Friday, February 24, 2012

Remembering Steve Walker

(hat tip to Xtra)
Canadian-born painter Steve Walker died at his home in Costa Rica on Jan 4, 2012. He was 50.  Walker was a self-taught artist who began painting after an inspirational trip to Europe when he was 25.   For his subjects, he chose to paint gay men, depicting the struggles and joys the gay community lived through in his lifetime, from the ongoing struggle for sexual liberation to the devastation wrought by HIV and AIDS. But he believed his subjects were universal, touching on themes of love, hate, pain, joy, beauty, loneliness, attraction, hope, despair, life and death.

"As a homosexual, I have been moved, educated and inspired by works that deal with a heterosexual context. Why would I assume that a heterosexual would be incapable of appreciating work that speaks to common themes in life, as seen through my eyes as a gay man? If the heterosexual population is unable to do this, then the loss is theirs, not mine,” Walker once said.

Walker was always grateful for the support he received from the gay community for his work. In recent years, his work has been exhibited in galleries in Toronto, Montreal, Los Angeles, Fort Lauderdale, Key West and Provincetown.   "Any minority wants and needs to find artistic voices that reflect their own personal situations, and, in doing so, validate and record their lives and cultures for themselves and for the larger world," he said.
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I can't say I knew Steve. But I am very proud to say we were acquaintances.  I had the great good fortune to have met him three times. Always in Chicago. He would come and sign prints of his work at the North Halsted Market Days street festival on Chicago's Northside. I have one of those signed prints. It is his work entitled "Telling Him."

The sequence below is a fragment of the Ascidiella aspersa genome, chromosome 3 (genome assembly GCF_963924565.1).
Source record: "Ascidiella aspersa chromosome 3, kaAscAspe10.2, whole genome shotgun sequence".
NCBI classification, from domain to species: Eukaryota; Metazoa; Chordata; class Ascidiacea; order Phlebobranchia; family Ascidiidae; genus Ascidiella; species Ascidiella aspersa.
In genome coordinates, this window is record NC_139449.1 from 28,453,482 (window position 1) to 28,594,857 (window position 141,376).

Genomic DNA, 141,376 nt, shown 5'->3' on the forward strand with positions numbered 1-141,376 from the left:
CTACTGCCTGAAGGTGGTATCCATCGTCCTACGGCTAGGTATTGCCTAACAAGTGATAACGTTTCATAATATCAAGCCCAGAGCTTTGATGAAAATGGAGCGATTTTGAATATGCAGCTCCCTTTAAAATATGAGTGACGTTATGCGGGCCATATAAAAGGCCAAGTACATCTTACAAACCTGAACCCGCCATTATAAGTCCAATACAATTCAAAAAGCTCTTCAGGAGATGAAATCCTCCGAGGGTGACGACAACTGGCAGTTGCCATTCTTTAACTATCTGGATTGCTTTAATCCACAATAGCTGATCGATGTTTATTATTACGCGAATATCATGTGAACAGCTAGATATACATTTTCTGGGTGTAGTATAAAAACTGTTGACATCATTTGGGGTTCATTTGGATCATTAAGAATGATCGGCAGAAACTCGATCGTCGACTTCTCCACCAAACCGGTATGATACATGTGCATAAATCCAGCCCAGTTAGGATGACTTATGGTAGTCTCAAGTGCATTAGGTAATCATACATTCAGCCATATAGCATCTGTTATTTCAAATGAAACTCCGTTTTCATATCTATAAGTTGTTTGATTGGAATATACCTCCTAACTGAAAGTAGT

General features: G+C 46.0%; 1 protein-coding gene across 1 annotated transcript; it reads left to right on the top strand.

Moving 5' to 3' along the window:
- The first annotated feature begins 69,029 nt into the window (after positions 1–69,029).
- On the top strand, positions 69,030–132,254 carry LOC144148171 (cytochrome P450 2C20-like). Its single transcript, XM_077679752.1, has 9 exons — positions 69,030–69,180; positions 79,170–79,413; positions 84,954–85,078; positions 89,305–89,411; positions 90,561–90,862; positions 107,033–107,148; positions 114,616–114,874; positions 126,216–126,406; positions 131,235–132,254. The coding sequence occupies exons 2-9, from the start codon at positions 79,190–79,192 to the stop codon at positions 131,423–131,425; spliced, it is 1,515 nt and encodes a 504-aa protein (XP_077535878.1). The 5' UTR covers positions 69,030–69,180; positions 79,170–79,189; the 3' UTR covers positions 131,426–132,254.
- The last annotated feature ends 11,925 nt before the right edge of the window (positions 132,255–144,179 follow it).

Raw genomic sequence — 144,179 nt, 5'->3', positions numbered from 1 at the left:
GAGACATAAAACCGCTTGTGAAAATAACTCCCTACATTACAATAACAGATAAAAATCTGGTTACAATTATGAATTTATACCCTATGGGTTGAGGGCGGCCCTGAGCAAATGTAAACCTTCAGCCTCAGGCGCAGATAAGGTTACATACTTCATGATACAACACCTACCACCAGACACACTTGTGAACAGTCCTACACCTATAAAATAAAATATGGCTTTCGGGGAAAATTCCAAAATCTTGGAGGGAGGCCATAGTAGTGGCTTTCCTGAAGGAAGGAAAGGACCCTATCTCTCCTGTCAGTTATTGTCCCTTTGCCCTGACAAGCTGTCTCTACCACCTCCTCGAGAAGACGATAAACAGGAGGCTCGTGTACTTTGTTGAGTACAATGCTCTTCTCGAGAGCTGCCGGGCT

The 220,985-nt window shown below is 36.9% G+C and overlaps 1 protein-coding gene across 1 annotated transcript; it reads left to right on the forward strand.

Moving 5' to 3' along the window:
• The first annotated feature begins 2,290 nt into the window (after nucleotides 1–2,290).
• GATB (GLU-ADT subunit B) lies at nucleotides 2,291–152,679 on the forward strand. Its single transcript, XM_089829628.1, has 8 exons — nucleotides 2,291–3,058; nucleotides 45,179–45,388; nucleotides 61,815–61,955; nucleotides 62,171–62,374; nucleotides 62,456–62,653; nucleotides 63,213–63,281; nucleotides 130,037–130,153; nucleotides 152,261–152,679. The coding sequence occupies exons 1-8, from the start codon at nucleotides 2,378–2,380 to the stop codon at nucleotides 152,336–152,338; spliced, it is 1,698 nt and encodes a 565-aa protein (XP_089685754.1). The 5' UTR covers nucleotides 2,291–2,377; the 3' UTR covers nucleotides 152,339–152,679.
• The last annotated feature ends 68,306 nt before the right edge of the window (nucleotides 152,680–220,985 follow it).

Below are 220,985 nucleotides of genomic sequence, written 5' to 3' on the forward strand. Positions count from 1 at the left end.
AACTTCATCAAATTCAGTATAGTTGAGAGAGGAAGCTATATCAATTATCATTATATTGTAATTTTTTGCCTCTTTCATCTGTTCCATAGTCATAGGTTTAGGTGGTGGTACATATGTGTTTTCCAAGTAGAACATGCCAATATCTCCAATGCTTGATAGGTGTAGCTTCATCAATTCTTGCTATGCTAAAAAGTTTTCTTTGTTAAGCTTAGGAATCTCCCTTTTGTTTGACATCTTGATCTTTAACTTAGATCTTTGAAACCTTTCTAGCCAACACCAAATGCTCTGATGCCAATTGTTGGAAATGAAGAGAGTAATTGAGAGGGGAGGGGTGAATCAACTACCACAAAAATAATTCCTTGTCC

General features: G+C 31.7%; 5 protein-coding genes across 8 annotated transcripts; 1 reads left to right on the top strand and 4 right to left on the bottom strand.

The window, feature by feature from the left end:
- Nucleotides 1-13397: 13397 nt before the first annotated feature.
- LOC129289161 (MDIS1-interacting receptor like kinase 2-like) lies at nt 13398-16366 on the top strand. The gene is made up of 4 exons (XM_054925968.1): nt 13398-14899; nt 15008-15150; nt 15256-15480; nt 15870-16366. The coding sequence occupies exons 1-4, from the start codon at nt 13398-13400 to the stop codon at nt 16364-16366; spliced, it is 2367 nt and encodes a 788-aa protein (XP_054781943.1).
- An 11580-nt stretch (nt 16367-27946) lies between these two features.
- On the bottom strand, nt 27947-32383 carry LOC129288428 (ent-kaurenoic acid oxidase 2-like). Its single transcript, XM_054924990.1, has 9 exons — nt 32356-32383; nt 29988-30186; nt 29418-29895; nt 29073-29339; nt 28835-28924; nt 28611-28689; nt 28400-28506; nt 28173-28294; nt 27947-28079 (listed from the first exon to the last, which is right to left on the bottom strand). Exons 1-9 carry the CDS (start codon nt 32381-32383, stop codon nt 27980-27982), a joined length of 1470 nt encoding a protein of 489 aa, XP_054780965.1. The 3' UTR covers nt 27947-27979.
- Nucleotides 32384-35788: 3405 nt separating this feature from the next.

Like many people, during my own coming out process as a young Gay man, I found inspiration in Steve's work. In a way his work was the first "It Gets Better" message  I ever saw.  His depictions of Gay men just living their lives. Lives depicted with all the ups, downs and events that every life has. It was the first time I ever saw artwork that depicted that for people like... well... for people like me.

For Steve, like for so many Gays and Lesbians, coming to terms with his sexuality was an evolutionary process as opposed to a revelation—a not uncommon occurrence.
“I remember feeling a strange sense of elation upon having survived childhood, a rural environment, education, and the knowledge that my sexual orientation, (which was never a mystery or problem to me personally), would forever cause some people who never met me and would never know me, to hate me and others like me.” 

When I became involved in the San Francisco Pride Celebration I started using images of Steve's work in the promo videos we would show at volunteer trainings. When Eric and I were doing our long distance relationship, between San Francisco and  London, I created a video for a face book group of  bi-national same sex couples who were in the same situation. 


I posted a few of them on YouTube and was delighted to find out Steve saw them. This let to an exchange of emails over the next three years where he would share stories about the history of a particular painting that I had used in the videos.

With his passing, I am very grateful to have had the chance to tell him about the tremendous impact  his artwork had  on me.  Not just because it showed the commonalities of life and love that all people hope for. But because his work does so from an unapologetically Gay perspective.
Something that in a world overwhelmed with images of "Boy meets Girl", gave a young gay man growing up in South Central Wisconsin, hope that the world had room in it for me too.  Where the story could be one where "Boy meets Boy".

A funeral will be held at Our Lady of the Visitation Parish (5338 Bank St) in Ottawa on Feb 25 at 11am. It is anticipated that a memorial celebrating the life of Walker will be held in Toronto at a date still to be determined.

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